It is important to understand that neither deindustrialization or white flight were inevitable. Instead, as Sugrue points out in the introduction to the book, they were the result of political and economic choices made (and not made) by institutions, groups, and individuals. The issue of white flight and housing redlining illustrates the process well. Prior to Sugrue’s book, the conventional narrative was that white flight and redlining were a reaction to overreach by the Great Society programs of the Johnson administration– the pendulum swinging back from liberal excesses to the moderate medium. An inevitable and natural part of the political process! People like this story. I hear it all the time. Unfortunately, this is not how history works. As Sugrue clearly outlines, these anti-black, white supremacist policies were the result of local whites, in Detroit and around the country, responding to the Great Migration, competition on the labor market, and carving out social status for themselves and not a political recorrection after half a century of New Deal progressive rule. In fact, the very homes and communities they were protecting had been created by said liberal policies.
Sign protesting the proposed building of a public housing tenement (Sojourner Truth Housing Project) in Detroit, 1942. Don’t worry, it was totally just about home value. Definitely not racist.
White homeowners, then and now, associated the “defense” of their neighborhoods from integration with the defense of their “individual freedom” to make choices about their lives– economically, socially, and culturally. The mere suggestion of integration left white homeowners terrified that their wealth, in the form of their house, would become worthless. When white Detroiters were confronted with black attempts to integrate neighborhoods, these actions were seen as threats to their own economic and social stability.
As such, white homeowners developed political rhetoric to define themselves as an interest group whose struggles were antithetical to the rights of blacks– the hard-working (white) homeowner versus the lazy, government housing occupant (black). They were the residents of Main Street. Their opponents were Cadillac driving welfare queens (of MLK Boulevard).
The redlining practices of the Federal Housing Authority both reinforced and reflected white homeowner’s anxieties. It directed blacks, regardless of income or status, to low-income minority communities, prevented integration in new suburban areas, and in many cases refused to loan money for mortgages or home improvements in black communities. These are not contested ideas– they are documented facts. And they happened in cities around the nation, from Chicago and Detroit in the north to Atlanta and New Orleans in the south. Redlining and white flight were not a result of the federal government shaping the community from afar, but of local prejudice and economic control leveraging government power for the good of white middle-class Americans.
Sugrue connects these trends to politics, showing how conservative politicians swept into the city’s administration in the postwar period by painting racial violence, miscegenation, and integration as the inevitable outcome of liberal policies. In many ways, they have never stopped saying it. This primed the pump for Michigan voters’ overwhelming support for George Wallace’s presidential campaign in 1968 and 1972, along with the emergence of Reagan Democrats in the 1980s. Liberal government indeed.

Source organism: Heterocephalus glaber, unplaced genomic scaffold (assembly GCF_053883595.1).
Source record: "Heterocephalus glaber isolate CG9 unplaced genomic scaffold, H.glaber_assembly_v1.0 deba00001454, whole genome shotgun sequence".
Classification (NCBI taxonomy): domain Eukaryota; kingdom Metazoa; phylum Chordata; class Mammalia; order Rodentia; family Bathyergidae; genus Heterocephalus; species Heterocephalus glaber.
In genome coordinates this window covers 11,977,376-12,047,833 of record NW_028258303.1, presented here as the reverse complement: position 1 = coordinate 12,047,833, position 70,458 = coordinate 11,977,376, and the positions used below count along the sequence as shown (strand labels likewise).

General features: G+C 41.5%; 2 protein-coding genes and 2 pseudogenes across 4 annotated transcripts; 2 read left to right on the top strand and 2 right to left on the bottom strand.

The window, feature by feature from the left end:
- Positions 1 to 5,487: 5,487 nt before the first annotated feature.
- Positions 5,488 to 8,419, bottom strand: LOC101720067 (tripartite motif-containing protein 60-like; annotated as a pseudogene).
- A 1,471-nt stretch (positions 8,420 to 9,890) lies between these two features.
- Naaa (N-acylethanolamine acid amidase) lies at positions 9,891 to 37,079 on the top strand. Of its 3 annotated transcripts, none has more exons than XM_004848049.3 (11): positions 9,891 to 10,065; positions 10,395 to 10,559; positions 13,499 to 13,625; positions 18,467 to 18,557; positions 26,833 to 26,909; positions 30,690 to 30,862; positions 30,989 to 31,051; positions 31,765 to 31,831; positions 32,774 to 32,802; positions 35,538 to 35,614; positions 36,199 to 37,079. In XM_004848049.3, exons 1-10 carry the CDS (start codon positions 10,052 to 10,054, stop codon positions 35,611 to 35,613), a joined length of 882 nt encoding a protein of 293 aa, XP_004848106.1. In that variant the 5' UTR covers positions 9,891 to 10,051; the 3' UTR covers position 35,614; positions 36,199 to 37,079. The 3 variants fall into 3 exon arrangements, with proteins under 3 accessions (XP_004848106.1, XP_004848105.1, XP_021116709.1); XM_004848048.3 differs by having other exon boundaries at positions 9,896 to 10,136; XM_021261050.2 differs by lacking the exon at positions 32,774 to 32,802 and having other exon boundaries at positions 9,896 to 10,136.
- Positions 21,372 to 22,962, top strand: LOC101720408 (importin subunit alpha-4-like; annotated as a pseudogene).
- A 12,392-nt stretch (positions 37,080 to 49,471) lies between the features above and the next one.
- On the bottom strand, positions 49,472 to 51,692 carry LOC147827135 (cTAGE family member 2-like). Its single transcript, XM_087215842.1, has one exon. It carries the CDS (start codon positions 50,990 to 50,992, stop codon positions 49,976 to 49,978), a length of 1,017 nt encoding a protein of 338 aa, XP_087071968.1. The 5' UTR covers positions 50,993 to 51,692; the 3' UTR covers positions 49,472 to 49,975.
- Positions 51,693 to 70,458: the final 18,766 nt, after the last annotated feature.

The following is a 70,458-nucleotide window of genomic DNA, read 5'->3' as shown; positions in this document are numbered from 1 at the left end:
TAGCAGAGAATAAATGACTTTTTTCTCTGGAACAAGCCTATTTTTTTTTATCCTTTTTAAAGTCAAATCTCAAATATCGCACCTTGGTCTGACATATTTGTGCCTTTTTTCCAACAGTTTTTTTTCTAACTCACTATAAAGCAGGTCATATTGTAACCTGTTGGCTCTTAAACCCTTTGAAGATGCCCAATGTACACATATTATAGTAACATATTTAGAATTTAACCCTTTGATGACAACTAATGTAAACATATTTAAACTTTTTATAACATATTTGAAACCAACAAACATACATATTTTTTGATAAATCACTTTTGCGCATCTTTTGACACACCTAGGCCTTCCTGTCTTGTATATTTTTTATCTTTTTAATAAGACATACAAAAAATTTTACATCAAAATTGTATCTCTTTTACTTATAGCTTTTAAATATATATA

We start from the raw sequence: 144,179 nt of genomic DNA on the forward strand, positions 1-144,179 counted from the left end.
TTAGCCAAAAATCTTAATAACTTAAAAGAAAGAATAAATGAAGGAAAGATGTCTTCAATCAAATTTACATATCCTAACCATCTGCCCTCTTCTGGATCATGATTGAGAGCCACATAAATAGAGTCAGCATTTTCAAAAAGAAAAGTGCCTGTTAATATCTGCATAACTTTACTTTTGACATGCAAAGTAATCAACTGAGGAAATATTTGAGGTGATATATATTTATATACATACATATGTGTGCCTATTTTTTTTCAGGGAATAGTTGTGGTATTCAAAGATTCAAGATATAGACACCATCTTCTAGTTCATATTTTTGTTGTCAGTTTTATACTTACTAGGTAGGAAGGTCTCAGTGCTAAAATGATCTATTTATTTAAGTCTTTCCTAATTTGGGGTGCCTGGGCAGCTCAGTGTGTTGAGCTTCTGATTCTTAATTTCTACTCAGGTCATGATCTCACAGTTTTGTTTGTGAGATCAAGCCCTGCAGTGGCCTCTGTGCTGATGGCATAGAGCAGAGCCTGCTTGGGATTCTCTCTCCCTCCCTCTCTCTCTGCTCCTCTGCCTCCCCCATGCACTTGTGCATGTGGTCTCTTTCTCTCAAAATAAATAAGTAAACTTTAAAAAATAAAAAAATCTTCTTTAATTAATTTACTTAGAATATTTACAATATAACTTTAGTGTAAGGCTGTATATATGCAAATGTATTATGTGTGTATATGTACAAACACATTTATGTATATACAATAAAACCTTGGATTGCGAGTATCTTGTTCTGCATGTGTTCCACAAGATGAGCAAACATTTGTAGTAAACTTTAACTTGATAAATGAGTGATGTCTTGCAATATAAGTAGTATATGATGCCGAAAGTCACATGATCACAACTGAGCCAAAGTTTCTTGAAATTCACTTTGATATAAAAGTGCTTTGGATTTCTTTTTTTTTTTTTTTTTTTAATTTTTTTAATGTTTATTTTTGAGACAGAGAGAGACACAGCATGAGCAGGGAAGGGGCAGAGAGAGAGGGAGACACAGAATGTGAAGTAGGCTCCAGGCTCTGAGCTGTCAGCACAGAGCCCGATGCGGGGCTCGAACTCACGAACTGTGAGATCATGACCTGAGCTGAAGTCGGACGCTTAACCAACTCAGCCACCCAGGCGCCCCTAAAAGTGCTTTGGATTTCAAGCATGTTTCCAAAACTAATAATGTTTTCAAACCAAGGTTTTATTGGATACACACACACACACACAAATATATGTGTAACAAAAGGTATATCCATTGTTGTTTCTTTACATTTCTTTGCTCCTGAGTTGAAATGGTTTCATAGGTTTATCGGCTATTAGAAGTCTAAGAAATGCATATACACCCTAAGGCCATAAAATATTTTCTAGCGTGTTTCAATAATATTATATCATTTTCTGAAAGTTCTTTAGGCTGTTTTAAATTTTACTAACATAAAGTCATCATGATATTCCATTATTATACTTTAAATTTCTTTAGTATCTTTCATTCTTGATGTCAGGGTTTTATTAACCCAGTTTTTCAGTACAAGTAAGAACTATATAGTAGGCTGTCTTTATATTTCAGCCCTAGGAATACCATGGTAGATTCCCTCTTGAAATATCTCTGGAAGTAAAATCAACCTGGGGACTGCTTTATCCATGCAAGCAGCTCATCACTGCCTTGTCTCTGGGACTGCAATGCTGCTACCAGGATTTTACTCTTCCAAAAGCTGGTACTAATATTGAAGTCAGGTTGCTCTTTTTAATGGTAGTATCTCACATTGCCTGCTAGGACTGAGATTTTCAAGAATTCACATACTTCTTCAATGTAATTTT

Ted Cruz should have hired this guy to crack the case.
So who killed Detroit? It doesn’t take Magnum PI to get the bottom of this mystery. Frankly, you could get a pretty good grip on it just by reading two books (I’d suggest reading a bunch more, but asking Americans to even read one book is a pretty big stretch). Taken together, Fukuyama and Sugrue’s arguments show us pretty clearly who is responsible. White flight, as Sugrue shows, weakened the Detroit economy, shifting hundreds of thousands of jobs to rural and suburban communities (a process that would be repeated in each of the outlying communities that benefited from this in the first place). Economic disruption, as Fukuyama lays out, finished off the manufacturing economy and sent the social order into chaos. Rust Belt cities like Pittsburg, that had a flourishing higher education community, survived the disruption, stunted white flight (or began gentrifying– with all its positives and negatives), and are alive and thriving today. Others, like Detroit, Cleveland, and Toledo were overtaken by their wealthy, white suburbs where new information age jobs popped up in industries like finance, software, and information technology that the impoverished, largely minority populations left behind in the city were unprepared for. With no tax base to fund necessary improvements to education, infrastructure (think Flint), law enforcement (when I lived in Toledo in 2012 you couldn’t get a cop on the weekend unless there was an active violent crime/emergency due to funding issues), or other public goods the city is trapped in a death spiral. Detroit wasn’t killed by taxes, liberal regulations, or free trade. It was killed by white flight.
If Ted Cruz’s plan won’t save Detroit, given that it addresses none of the things that killed it, what might? Detroit can’t be brought back to life by simple changes to the tax code, bringing back poor paying manufacturing jobs, or ending free trade. Nor can it be resurrected by a magical influx of federal cash. Detroit will only come back when White Americans, particularly in that area, reinvest in the city. Move back into the city limits. Contribute to the tax base. Be part of the government. Build communities. Fund education. Use the abysmal property values to start new ventures and lure in growing companies from the surrounding area. You made this mess. Now clean it up.